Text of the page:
A slight amount of curvature in the spine is necessary for proper movement and balance. However, an excessive amount of curvature can be a sign of a problem, such as scoliosis. Children who are diagnosed with childhood scoliosis spines have a lateral curvature in the area of the spine that is normally straight. While this condition doesn't typically cause pain in children, when left untreated, as the child grows older the degree of their spine curvature can increase and cause a number of issues. Patients with childhood scoliosis are generally treated with a back brace or surgery.
For milder causes of childhood scoliosis, your orthopedist may recommend that your child wear a back brace. There are a number of different braces your child can wear, but one of the more common options is known as a Thoracic Lumbar Sacral Orthosis brace, or TLSO. This brace is popular because it can be worn underneath most clothing with minimal visibility, making your child more comfortable.
The goal of the brace is not to correct the problem, but rather prevent it from progressing. The brace reduces the rate at which the spine continues to curve, which can help your child avoid surgery or other issues with this condition as they get older. Additional styles of back braces include the Charleston Brace and the Wilmington Jacket. Your child's orthopedist will take into account the severity and location of their curve to determine which type of brace is best suited.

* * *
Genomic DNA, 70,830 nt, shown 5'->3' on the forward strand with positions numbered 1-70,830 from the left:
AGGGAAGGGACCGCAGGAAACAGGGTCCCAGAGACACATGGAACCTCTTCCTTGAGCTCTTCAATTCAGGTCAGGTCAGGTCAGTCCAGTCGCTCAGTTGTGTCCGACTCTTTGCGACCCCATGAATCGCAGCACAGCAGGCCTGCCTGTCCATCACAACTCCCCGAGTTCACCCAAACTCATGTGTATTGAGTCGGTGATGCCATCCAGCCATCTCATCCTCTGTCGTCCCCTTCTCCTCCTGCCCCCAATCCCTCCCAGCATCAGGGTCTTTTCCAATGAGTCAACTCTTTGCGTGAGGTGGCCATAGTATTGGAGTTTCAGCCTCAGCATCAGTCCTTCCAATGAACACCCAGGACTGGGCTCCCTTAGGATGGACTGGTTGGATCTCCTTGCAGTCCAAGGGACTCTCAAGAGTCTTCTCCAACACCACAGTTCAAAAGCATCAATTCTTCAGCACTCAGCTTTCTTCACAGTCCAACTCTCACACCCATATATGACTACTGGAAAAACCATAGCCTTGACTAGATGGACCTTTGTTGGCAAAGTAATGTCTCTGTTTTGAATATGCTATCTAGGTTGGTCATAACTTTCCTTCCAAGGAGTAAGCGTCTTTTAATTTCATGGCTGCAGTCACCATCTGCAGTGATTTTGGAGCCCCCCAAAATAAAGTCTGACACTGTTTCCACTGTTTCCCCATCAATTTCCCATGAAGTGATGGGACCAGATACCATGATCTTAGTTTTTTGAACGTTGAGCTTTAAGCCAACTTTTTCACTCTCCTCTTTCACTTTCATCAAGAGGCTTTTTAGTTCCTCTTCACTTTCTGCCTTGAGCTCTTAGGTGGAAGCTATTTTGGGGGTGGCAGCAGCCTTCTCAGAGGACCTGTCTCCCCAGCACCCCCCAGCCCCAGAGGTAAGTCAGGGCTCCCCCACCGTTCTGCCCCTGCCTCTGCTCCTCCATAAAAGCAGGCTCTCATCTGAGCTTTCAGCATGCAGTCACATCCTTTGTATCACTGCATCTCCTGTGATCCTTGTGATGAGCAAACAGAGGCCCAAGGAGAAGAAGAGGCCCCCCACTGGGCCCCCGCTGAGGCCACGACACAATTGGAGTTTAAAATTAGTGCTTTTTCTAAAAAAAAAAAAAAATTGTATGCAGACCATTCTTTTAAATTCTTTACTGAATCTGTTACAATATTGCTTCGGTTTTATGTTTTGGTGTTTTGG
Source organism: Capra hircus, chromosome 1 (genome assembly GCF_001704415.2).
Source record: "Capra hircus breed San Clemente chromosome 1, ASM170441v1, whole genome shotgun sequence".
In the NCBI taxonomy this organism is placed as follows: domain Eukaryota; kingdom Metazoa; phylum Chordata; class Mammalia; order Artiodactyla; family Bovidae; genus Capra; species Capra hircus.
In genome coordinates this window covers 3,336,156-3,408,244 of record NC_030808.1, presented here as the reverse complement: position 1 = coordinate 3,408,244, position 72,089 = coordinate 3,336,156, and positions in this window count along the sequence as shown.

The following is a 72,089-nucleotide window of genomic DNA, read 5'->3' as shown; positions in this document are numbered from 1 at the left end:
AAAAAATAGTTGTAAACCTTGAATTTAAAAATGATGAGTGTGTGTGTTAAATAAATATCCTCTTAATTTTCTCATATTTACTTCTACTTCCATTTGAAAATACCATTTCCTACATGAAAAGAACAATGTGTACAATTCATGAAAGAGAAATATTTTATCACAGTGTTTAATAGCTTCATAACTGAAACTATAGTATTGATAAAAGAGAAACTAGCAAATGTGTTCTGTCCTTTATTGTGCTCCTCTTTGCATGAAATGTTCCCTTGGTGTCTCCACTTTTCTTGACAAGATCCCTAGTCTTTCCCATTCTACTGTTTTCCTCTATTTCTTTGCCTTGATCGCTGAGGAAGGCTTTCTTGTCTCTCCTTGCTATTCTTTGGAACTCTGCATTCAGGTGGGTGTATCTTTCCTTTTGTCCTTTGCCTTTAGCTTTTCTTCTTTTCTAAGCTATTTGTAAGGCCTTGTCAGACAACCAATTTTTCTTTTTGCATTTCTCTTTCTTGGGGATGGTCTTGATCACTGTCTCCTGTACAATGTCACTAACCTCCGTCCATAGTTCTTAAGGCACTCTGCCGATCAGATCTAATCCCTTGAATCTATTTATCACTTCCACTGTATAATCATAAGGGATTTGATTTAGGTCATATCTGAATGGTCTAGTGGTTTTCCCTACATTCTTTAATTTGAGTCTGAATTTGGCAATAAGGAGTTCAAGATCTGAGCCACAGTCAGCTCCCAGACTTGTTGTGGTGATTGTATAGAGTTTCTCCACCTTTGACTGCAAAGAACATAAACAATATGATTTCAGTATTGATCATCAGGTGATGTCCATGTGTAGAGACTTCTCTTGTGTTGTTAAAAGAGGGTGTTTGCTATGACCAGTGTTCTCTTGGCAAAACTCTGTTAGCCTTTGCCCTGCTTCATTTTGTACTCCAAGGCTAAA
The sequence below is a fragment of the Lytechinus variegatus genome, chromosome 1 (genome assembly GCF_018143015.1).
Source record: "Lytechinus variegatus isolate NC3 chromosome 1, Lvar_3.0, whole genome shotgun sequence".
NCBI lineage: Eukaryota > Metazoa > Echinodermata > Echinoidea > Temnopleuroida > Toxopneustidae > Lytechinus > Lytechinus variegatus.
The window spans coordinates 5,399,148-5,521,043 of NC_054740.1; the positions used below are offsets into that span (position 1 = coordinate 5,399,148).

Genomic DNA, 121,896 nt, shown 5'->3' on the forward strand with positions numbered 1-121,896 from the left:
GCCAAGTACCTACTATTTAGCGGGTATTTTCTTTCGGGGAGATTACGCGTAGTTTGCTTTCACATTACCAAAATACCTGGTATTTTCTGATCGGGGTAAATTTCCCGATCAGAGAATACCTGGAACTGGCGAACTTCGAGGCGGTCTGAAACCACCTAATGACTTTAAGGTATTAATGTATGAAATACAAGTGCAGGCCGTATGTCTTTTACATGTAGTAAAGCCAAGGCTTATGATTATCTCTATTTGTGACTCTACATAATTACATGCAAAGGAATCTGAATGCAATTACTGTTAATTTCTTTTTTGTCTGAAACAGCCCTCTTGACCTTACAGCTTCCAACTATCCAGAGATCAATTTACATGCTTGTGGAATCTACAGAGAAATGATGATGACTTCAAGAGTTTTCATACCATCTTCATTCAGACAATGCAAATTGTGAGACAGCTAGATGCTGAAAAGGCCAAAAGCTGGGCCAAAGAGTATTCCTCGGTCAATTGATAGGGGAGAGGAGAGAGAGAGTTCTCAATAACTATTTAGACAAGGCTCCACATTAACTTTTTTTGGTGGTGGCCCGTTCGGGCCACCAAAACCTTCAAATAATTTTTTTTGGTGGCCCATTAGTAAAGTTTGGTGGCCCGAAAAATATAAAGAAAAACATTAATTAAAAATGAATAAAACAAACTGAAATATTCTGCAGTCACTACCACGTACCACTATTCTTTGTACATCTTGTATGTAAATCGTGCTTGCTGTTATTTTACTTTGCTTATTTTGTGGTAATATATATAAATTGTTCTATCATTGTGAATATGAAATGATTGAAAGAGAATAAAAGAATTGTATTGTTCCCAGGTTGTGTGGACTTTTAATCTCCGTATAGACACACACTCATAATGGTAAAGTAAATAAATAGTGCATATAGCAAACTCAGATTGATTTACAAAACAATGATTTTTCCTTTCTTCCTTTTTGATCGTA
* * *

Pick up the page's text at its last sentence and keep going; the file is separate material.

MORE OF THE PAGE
Surgical treatment for childhood scoliosis is generally only presented as an option when other methods have failed. For severe cases of scoliosis, a procedure known as a spine fusion is often performed. During a spine fusion, the surgeon separates the bones of the spine in the area where the curve is so that they grow into a solid bone over time. By fusing the bones together, this prevents them from curving.
In some instances, metal screws and rods are also used to keep the bones straight and help them fuse together faster. Since this is an invasive procedure, your child will need to rest and recover for a period after. During this period your child will have to remain home from school. Even after the child has returned to school, it could be a few months before they are able to engage in physical activities. However, it does provide a permanent solution.
Your child's physician will be able to tell you which treatment method is best for your child. Based on their overall health and the severity of the condition, your child's physician can put them on the right path. For more information, contact Town Center Orthopaedic Associates.